London were right on the cusp and played an important part in the early Punk scene. I remember watching you guys over at Eric's on more than one occasion. We bought the single as soon as it hit our local underground record store, most likely Probe in Liverpool or Brook Street records in Chester. Do you have any memories from Eric's that could describe the gigs there? How many times did you play, and do you have the dates recorded?
Definitely remember playing Erics on the Stranglers tour. We did two gigs but I can’t remember whether they were on consecutive nights or both on the same day. Might have been both on the same day as we did quite a few dates like that on that tour in 1977. We liked Eric's a lot and found the audiences very enthusiastic and friendly. One thing that stands out in my mind was how hot it was down there though. I remember Jet Black sweating like anything when The Stranglers were on, and that was despite a huge film studio size electric fan being bought in on the side of the stage. We didn’t record any of the gigs at Erics which was a shame.
above; London 2008 Photo credit Juliet Hanlon
Your manager was Simon Napier-Bell who had previously managed the Yardbirds and Marc Bolan. Later he went on to manage Wham and George Michael. How did you first meet him? Or how did a bunch of young guns go about finding a manager with those credentials in 1977 punk London?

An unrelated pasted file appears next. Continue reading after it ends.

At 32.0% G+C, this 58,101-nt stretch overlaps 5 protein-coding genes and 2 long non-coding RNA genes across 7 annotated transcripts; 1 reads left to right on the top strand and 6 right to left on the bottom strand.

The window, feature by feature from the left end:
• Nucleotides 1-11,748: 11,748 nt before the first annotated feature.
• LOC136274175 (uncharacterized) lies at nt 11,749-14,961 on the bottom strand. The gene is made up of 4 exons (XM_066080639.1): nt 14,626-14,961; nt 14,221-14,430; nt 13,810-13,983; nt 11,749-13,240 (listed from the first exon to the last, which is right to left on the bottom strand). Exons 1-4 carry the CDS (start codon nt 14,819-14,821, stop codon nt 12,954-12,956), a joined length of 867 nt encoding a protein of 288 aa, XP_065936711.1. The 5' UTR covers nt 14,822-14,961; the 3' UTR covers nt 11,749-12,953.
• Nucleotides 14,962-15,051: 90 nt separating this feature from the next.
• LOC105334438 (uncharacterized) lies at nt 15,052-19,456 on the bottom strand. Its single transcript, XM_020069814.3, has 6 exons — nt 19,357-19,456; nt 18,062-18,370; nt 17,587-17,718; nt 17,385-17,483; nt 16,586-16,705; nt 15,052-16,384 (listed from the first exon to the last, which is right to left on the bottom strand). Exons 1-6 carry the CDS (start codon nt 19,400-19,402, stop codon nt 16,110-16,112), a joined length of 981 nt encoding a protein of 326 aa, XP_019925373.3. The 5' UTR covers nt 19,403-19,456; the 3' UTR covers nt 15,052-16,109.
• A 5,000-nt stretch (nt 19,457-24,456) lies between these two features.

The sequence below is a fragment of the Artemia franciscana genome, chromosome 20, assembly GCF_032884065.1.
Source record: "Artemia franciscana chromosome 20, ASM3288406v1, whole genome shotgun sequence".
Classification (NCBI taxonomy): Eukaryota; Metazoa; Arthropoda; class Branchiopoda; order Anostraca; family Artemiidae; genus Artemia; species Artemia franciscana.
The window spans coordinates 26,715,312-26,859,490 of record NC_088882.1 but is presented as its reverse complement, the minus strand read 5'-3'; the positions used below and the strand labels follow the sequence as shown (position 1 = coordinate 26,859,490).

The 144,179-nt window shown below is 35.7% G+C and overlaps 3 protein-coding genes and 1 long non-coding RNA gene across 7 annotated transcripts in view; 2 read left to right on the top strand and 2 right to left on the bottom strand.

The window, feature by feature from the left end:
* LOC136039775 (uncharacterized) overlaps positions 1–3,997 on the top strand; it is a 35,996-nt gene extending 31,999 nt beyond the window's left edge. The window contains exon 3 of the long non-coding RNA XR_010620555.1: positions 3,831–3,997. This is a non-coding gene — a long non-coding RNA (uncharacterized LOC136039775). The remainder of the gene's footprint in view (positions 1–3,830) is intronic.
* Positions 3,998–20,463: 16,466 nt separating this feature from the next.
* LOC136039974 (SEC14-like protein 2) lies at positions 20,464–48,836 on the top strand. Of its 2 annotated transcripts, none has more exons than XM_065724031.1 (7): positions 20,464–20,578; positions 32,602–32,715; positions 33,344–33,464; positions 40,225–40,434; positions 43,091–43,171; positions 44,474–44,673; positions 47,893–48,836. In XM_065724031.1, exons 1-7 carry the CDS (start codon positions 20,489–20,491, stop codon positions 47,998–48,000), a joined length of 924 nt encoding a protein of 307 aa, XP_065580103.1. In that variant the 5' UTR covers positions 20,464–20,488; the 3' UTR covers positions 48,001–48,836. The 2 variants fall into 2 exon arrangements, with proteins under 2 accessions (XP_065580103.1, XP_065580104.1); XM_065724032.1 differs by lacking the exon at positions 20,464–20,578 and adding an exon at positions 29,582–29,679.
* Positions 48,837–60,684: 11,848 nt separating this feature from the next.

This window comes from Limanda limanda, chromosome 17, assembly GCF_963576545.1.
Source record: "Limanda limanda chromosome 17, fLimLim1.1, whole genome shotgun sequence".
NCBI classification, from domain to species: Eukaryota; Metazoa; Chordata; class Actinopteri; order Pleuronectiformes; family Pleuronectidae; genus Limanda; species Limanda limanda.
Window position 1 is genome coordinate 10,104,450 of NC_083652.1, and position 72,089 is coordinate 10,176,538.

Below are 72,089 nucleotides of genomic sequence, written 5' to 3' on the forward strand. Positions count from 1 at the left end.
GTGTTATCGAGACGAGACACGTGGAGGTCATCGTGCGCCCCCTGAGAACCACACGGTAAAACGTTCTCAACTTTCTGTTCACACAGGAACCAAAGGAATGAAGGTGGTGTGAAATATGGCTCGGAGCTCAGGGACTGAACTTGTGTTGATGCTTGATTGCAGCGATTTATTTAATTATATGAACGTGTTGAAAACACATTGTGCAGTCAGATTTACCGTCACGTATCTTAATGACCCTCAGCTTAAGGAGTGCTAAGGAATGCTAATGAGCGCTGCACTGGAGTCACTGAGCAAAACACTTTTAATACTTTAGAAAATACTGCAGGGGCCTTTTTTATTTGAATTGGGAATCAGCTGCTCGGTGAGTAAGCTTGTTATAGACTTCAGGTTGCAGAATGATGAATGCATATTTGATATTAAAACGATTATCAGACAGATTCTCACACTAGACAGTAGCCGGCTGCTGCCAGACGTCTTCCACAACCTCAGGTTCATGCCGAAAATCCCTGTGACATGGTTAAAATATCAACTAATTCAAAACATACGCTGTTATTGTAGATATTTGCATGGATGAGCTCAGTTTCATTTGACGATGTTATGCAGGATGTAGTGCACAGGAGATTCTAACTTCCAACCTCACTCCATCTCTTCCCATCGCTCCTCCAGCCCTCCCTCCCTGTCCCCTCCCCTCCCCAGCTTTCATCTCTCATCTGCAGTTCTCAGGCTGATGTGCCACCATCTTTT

It was pure luck, we were playing our very first gig supporting ‘Advertising’ at the Rochester Castle pub in Stoke Newington and we were approached by someone called Danny Morgan after our set. He was Simon Napier-Bell’s talent scout and he persuaded Simon to check us out at our next gig the Roxy in Covent Garden. Simon liked what he heard and signed us a few days later. Then a few weeks later he got us a record deal with MCA records. It all happened so fast but that was the norm for that time. Simon was one of the old school rock managers and some of his ideas didn’t quite fit in with the times. He did produce a blistering album out of us though. People still come to our gigs today and say that ‘Animal Games’ is one of their favourite records.
I know that John Moss left the band in 78 to join the Damned, was the explosive scene over at that point, or had London grown tired of the exhausting pace? How did Punk rock look at this point?
We never grew tired of touring to be honest. Jon actually left ‘London’ in November 1977 but agreed to play a last gig with us at the Marquee in early December (that gig was filmed by an Italian TV company but we’ve never seen the footage). Jon had just come out of hospital following a car crash with punk comedian Johnny Rubbish when the Damned asked him to replace Rat Scabies. There was never any bad feeling between us about it. We just thought that we would carry on with a new drummer. We rehearsed a bit with John Towe, ex-Chelsea and Generation X drummer but things didn’t work out and we disbanded in February 1978 just as our album ‘Animal Games’ was released. MCA weren’t too happy about that but that’s what punk was all about. Short lived and on the edge. Although Steve and I are back on the road now with ‘London’, people forget that the original band was only together for about a year. But what a year!